You may even be able to get come further guidance on the sort of things which might be said in your pre-action letter from the draft Code which was prepared some time ago, but shelved when the Ministry of Justice concluded that pre-action protocols were proliferating.

So is that what you should do?

Less haste, more speed

As an IP practitioner you will already be aware of the problem with groundless threats under Patents Act 1977, s 70, and Trade Marks Act 1994, s 21, but being 100% confident of your client’s case you feel this is one case where writing a fierce demanding letter would be perfectly justified.

This is where things might go wrong. The new PCC rules make forum-shopping a reality. If you do send a letter which is threatening, or indeed a letter which might arguably be construed as threatening, that might easily form a basis on which the competitor could bring proceedings against your client (or you) IN THE HIGH COURT. You can try to step within the bounds of the section 70(4) and (5) of the Patents Act, or 21(1)(a) to (c) of the Trade Marks Act, but that is always a potentially risky exercise (as in Prince Plc v Prince Sports Group [1998] FSR 21 (“the person making such communication wishes to take advantage of one or more of the excepting paragraphs of section 21(1), it is incumbent upon him to indicate this in terms”) and for example very recently Grimme Landmaschinenfabrik Gmbh & Co. KG v Derek Scott (T/A Scotts Potato Machinery, here: see para 170 etc.). And it is not enough to have a defence, because the threatened party can still bring the action.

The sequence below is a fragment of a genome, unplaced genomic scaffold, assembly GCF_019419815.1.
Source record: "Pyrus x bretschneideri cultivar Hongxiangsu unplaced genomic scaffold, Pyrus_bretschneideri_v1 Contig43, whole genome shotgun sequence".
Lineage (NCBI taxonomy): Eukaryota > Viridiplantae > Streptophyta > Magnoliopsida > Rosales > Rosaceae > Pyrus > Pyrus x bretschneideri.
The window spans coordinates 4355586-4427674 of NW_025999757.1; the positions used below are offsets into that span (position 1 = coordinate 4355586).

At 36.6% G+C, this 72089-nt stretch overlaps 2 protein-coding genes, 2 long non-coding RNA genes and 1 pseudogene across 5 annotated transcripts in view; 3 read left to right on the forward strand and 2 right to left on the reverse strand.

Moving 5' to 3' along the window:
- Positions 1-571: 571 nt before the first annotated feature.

The manufacturer or importer exclusion (s 70(4)(b)) for patent threats is now much clearer; or possibly you can rely on genuine without prejudice correspondence (Best Buy Co Inc v Worldwide Sales Corp [2010] EWHC 1666), but that path is littered with problems and probably will not satisfy CPR 63.22(2).